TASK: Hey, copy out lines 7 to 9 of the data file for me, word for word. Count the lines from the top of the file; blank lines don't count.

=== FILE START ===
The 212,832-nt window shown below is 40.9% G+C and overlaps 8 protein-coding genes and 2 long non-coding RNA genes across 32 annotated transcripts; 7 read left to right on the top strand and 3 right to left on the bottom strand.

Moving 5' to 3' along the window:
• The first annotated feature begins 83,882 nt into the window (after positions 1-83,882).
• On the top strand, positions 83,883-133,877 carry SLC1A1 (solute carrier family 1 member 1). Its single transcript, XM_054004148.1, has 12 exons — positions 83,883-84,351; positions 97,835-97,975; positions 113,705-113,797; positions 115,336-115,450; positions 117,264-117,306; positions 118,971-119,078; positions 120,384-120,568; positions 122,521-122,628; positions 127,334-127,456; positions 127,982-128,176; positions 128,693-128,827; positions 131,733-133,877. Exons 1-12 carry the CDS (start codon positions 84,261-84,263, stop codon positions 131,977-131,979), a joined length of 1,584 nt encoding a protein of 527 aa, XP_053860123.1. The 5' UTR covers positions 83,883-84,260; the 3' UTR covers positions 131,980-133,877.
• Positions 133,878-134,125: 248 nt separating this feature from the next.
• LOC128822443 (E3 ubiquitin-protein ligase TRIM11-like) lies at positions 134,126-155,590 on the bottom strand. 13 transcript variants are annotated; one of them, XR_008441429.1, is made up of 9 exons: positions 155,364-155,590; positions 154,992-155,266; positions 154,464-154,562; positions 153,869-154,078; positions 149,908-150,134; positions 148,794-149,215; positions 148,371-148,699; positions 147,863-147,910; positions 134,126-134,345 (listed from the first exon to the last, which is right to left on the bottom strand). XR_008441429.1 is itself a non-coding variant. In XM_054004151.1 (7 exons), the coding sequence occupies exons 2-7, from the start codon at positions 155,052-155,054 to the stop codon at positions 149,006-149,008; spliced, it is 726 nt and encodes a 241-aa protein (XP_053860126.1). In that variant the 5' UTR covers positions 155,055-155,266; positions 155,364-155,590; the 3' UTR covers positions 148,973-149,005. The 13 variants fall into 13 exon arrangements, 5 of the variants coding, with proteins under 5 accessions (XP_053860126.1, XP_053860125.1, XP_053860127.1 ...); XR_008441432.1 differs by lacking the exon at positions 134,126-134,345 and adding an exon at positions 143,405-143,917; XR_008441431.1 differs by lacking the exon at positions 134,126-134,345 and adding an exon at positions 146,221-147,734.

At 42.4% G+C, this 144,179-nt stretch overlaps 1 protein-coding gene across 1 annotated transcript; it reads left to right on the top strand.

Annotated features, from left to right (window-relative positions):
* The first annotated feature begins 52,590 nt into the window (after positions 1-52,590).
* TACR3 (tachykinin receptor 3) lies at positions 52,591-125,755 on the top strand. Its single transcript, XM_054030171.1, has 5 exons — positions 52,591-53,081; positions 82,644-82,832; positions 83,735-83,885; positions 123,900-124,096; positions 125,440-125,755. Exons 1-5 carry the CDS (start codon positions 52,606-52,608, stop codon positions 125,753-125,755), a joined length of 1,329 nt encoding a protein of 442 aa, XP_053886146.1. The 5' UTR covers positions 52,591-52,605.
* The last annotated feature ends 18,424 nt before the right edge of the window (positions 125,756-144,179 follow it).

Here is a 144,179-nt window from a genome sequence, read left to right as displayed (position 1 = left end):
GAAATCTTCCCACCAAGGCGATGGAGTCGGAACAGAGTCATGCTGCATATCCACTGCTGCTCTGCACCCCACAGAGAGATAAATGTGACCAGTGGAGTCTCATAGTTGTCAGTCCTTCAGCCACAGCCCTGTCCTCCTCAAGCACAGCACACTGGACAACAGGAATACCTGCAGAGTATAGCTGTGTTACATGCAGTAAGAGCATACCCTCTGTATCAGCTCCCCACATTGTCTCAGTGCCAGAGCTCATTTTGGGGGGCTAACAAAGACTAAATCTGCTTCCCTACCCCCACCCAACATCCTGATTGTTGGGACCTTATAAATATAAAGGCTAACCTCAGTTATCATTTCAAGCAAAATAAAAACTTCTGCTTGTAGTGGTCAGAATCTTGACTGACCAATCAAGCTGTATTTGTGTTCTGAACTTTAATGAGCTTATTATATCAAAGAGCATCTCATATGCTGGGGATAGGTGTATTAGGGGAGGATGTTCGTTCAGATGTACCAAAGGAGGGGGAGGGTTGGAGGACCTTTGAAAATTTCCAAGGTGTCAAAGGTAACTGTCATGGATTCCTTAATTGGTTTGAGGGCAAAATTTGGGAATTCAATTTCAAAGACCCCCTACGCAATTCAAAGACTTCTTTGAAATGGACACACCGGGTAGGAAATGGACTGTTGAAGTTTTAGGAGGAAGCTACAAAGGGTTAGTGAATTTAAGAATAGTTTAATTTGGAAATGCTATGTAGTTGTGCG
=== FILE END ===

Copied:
At 42.4% G+C, this 144,179-nt stretch overlaps 1 protein-coding gene across 1 annotated transcript; it reads left to right on the top strand.

Annotated features, from left to right (window-relative positions):
* The first annotated feature begins 52,590 nt into the window (after positions 1-52,590).